First, I need to make sure that everybody knows the difference between apt-get remove and apt-get purge.
apt-get remove <package> — will remove the binaries but will keep the files associated with the package. Also, the dependencies remain untouched.
apt-get purge <package> — will remove the binaries and all the files associated with them, but will leave the dependencies untouched.
None of the two commands do not delete the configuration files of the package, stored in your ~/.* .
If you want to remove a package completelly, use apt-get purge (or apt-get remove –purge, they are synonyms), if you want to keep files associated to the program, in order to reinstall it later and use them use apt-get remove.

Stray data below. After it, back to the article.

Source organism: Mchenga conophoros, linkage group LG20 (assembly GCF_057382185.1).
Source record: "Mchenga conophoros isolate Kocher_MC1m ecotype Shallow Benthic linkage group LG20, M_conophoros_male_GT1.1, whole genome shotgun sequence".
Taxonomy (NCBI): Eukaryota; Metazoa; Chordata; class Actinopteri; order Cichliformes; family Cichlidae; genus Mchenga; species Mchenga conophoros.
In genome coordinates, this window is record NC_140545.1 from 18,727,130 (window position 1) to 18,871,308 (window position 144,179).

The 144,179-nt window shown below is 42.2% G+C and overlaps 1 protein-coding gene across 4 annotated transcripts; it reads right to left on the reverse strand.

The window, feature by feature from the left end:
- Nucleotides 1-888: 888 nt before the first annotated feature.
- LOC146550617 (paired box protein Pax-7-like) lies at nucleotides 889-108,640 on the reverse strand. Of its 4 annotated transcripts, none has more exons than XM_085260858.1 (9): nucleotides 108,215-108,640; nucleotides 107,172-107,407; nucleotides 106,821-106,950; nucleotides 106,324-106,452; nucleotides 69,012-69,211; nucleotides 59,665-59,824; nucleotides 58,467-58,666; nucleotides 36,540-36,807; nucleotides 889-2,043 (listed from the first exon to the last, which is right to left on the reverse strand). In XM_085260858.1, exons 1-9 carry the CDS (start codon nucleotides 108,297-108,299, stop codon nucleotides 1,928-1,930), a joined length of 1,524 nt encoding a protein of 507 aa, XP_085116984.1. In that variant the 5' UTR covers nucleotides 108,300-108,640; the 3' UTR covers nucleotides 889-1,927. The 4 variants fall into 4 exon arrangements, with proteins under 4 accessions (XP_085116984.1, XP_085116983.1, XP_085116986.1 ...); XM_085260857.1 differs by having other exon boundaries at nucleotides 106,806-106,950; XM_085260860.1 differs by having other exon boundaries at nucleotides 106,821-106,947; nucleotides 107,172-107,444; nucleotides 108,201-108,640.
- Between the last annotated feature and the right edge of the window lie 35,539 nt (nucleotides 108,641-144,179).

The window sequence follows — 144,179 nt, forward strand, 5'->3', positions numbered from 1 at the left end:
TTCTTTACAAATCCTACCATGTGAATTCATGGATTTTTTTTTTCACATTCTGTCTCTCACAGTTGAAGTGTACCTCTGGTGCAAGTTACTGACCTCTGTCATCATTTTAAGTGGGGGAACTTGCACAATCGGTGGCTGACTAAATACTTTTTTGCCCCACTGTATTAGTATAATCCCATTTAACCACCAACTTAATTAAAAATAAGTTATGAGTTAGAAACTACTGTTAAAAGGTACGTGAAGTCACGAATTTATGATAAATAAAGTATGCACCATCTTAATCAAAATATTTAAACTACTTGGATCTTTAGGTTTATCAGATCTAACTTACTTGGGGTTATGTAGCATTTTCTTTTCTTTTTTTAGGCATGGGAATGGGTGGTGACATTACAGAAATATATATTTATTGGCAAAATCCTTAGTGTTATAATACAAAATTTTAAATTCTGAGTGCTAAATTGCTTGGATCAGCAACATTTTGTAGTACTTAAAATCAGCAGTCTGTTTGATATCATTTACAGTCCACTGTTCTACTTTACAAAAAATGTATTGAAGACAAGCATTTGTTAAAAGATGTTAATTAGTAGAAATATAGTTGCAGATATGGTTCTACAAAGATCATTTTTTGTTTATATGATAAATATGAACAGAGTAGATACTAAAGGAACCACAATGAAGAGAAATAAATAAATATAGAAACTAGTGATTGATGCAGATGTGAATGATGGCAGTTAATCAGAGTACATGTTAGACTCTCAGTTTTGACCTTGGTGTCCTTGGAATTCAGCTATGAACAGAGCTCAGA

But if use apt-get remove to uninstall packages, how do you get rid of the remaining files, (as apt-get purge would have done) ?
Use locate / find and delete them by hand? No.
You can use this aptitude trick (if you don’t have aptitude installed do sudo apt-get install aptitude):
$ sudo aptitude purge '~c'
~c finds the packages that were removed but not purged. the single quotes prevent the bash from expanding ~c as $HOME/c
root + apt-get + aptitude = GODLIKE.